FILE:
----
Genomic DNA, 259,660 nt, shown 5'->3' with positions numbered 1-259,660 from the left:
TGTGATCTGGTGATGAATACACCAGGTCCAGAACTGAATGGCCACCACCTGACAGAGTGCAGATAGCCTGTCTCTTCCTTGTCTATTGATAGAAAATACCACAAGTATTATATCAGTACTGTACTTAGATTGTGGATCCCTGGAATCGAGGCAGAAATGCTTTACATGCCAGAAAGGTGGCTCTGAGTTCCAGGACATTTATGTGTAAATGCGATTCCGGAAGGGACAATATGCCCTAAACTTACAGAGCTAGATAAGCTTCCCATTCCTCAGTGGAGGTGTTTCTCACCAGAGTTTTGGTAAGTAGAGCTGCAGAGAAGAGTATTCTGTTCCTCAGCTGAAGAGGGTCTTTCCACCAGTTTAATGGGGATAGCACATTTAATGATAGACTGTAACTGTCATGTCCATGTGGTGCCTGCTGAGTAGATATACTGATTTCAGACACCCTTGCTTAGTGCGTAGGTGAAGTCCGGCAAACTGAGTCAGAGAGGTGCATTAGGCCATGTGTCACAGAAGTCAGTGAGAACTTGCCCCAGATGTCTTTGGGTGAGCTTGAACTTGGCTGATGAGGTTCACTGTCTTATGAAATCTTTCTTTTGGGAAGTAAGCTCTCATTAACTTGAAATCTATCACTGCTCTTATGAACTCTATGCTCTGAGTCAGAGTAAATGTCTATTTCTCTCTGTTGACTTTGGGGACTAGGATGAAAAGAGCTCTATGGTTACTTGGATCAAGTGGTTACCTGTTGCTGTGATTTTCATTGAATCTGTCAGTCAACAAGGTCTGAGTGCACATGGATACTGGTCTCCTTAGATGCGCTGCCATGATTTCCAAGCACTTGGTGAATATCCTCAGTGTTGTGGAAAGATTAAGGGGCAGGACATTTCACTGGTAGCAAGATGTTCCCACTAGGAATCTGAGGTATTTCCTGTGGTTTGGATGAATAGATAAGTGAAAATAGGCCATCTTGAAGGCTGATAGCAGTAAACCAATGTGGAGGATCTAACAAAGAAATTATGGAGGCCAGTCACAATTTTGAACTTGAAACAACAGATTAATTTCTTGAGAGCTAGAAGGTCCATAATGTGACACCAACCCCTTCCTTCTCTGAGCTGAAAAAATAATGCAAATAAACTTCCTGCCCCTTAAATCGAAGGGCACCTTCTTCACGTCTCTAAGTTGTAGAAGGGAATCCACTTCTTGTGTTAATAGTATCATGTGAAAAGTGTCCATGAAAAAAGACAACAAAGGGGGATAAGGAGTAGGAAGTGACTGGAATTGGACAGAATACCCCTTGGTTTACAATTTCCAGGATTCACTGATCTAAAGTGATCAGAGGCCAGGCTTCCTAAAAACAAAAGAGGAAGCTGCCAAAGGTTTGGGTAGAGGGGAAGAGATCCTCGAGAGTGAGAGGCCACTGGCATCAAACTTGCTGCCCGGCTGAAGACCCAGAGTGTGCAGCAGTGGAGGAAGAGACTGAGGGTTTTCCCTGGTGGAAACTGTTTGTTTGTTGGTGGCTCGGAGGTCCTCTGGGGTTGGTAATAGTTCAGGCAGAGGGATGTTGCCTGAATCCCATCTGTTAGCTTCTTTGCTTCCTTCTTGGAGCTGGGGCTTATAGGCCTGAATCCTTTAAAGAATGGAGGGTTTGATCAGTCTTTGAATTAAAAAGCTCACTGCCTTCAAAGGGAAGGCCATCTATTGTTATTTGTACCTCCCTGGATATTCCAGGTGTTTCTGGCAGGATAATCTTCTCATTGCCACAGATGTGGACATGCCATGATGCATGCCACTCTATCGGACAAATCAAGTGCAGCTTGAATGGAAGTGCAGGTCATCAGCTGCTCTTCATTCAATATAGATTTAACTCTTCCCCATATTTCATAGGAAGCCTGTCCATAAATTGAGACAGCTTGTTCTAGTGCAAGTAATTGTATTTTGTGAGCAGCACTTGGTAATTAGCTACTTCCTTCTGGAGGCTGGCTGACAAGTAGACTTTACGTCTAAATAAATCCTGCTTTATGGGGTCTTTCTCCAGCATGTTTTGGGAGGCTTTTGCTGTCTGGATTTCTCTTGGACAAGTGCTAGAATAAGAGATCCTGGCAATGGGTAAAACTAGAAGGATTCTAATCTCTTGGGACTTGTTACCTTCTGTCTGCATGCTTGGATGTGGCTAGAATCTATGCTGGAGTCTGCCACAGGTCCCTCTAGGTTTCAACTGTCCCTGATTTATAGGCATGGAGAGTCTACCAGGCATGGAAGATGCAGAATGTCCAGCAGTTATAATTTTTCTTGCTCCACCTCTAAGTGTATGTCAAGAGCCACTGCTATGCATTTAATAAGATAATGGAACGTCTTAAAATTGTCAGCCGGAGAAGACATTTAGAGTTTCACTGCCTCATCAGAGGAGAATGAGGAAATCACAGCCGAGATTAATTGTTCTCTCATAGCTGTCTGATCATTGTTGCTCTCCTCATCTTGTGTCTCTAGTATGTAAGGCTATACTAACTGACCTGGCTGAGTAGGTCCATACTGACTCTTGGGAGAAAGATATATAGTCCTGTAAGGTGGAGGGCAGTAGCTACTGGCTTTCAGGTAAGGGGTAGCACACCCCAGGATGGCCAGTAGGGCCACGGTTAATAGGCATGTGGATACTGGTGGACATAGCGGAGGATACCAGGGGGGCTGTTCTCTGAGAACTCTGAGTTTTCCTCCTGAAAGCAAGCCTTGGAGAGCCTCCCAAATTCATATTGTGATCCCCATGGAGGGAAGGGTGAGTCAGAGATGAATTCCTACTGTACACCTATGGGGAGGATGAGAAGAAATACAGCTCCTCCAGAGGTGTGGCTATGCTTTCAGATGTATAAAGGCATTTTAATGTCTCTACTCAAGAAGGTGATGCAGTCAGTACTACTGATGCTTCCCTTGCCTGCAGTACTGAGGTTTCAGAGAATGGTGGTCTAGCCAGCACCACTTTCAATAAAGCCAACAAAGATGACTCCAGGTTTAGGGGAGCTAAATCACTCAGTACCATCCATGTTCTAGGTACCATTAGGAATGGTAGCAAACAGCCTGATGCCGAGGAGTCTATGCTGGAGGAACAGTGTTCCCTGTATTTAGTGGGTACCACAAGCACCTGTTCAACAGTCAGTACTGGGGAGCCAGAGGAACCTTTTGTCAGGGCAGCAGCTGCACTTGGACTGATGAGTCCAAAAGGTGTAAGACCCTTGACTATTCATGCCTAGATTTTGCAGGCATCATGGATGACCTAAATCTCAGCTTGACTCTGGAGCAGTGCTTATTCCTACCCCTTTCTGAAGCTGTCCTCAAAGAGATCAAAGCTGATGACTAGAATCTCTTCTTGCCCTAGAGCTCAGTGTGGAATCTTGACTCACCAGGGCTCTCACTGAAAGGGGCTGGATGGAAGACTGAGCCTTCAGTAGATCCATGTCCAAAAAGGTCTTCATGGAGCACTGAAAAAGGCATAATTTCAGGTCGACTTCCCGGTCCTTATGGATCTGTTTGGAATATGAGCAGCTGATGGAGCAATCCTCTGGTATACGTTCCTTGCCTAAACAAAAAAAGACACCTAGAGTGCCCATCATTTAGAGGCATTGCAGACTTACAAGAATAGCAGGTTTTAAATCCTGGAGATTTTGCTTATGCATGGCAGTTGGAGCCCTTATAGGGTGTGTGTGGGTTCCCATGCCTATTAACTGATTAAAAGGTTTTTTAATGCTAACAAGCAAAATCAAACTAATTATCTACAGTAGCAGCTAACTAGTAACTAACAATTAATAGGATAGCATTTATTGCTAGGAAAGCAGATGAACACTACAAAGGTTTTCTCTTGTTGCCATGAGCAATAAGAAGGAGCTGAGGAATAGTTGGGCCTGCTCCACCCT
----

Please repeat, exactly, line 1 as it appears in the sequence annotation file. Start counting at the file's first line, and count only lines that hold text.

Genomic DNA, 259,660 nt, shown 5'->3' with positions numbered 1-259,660 from the left: